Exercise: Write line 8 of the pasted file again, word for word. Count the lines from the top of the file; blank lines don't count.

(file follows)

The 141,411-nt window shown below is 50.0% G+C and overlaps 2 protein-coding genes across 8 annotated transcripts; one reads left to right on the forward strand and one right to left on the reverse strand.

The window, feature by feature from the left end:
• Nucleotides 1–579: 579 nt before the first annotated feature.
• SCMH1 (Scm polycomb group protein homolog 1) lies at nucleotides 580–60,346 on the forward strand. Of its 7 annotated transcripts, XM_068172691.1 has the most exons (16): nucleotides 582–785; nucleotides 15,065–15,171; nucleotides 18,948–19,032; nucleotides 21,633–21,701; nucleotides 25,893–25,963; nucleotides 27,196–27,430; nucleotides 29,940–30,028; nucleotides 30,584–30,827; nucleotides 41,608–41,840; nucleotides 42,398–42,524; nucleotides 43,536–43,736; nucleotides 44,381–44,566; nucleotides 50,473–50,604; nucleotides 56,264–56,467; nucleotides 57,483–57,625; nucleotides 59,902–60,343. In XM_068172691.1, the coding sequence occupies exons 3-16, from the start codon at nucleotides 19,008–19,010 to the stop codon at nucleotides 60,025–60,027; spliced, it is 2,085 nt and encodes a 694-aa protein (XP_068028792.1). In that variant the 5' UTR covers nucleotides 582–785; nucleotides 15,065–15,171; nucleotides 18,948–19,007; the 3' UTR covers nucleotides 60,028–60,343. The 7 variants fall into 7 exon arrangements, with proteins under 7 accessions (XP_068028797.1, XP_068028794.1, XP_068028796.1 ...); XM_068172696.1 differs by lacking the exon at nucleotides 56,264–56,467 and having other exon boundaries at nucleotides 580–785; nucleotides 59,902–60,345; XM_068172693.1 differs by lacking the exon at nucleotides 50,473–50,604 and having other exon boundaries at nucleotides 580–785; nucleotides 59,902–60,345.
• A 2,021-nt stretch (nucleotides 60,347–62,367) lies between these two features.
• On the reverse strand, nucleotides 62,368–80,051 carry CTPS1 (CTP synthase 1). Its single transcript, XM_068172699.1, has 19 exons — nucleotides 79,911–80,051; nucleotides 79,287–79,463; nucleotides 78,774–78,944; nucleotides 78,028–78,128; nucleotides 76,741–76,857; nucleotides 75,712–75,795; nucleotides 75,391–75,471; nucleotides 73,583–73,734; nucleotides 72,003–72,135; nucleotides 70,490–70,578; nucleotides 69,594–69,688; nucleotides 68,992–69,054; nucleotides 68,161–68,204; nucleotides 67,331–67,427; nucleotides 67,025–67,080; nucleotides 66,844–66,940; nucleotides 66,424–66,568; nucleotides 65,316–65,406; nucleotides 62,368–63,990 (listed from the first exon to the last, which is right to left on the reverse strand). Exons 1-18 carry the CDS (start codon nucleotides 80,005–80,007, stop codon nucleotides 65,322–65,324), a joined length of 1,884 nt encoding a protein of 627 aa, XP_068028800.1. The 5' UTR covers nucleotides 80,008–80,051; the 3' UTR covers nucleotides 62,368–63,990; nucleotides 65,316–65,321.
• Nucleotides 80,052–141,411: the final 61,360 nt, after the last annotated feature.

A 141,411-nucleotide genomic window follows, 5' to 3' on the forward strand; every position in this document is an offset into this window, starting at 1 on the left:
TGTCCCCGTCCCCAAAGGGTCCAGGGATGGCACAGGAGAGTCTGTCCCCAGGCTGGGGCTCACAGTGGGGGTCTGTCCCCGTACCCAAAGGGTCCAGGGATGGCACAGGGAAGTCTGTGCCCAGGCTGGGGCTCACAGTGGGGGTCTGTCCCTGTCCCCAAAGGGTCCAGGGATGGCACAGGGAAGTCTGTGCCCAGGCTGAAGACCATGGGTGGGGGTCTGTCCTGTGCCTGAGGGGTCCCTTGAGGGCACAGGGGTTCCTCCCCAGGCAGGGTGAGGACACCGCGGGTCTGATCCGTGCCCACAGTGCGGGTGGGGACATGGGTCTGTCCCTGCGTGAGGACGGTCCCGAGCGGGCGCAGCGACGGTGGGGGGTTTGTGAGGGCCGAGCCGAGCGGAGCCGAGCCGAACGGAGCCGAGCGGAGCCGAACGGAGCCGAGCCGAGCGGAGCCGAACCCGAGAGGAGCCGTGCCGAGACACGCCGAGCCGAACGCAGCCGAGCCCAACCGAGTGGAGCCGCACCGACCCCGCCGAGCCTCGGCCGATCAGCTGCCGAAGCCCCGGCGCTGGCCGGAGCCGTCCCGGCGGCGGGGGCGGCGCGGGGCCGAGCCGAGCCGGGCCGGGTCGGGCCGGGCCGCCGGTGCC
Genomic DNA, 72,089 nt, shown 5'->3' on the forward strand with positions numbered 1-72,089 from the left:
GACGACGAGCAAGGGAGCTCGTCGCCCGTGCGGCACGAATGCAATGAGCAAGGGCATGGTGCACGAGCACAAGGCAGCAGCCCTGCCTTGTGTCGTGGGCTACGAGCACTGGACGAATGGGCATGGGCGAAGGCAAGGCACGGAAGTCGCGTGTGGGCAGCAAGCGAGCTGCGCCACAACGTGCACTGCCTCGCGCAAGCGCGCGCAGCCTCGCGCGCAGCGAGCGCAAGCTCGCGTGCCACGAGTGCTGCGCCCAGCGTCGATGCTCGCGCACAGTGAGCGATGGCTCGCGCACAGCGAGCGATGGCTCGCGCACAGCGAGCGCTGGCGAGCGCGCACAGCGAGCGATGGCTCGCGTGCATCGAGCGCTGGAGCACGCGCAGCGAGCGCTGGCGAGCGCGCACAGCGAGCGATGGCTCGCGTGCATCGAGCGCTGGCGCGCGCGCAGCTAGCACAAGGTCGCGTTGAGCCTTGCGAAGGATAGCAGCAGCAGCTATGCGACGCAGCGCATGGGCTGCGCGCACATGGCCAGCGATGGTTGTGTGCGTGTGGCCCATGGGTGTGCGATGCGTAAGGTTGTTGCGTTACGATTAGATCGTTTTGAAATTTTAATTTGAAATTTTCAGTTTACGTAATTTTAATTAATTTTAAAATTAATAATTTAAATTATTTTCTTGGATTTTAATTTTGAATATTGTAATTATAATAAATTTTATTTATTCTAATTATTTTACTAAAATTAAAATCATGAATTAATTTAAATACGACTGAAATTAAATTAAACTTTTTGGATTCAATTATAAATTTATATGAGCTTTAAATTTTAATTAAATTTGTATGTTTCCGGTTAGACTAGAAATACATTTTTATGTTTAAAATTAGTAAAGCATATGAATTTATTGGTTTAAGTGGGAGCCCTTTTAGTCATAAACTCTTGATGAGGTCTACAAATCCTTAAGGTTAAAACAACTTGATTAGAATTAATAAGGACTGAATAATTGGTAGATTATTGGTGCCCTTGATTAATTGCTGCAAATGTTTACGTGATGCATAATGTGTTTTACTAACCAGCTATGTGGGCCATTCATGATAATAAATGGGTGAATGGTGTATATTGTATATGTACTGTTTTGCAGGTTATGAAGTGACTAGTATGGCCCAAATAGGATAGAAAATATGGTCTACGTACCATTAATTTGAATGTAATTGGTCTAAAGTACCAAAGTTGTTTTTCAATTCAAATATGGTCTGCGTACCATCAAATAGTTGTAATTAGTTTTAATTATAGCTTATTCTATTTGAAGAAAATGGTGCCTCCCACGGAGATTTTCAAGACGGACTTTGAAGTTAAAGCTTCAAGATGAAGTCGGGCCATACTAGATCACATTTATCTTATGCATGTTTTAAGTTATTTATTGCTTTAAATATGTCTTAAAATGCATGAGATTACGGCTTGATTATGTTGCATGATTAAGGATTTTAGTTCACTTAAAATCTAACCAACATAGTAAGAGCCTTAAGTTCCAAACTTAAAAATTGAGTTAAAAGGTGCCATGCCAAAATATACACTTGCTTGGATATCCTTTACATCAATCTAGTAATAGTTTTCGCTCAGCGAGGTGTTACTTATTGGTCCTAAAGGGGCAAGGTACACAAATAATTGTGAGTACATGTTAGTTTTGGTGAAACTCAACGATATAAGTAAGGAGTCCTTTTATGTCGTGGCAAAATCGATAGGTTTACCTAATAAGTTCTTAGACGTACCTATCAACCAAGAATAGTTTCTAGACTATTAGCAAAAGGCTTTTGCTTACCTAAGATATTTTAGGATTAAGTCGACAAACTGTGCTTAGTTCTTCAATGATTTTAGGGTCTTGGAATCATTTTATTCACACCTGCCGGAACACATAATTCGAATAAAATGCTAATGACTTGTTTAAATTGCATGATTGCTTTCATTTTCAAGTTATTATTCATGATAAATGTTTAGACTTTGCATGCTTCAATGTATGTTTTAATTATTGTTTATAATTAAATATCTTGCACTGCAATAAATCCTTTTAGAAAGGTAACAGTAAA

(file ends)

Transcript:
A 141,411-nucleotide genomic window follows, 5' to 3' on the forward strand; every position in this document is an offset into this window, starting at 1 on the left: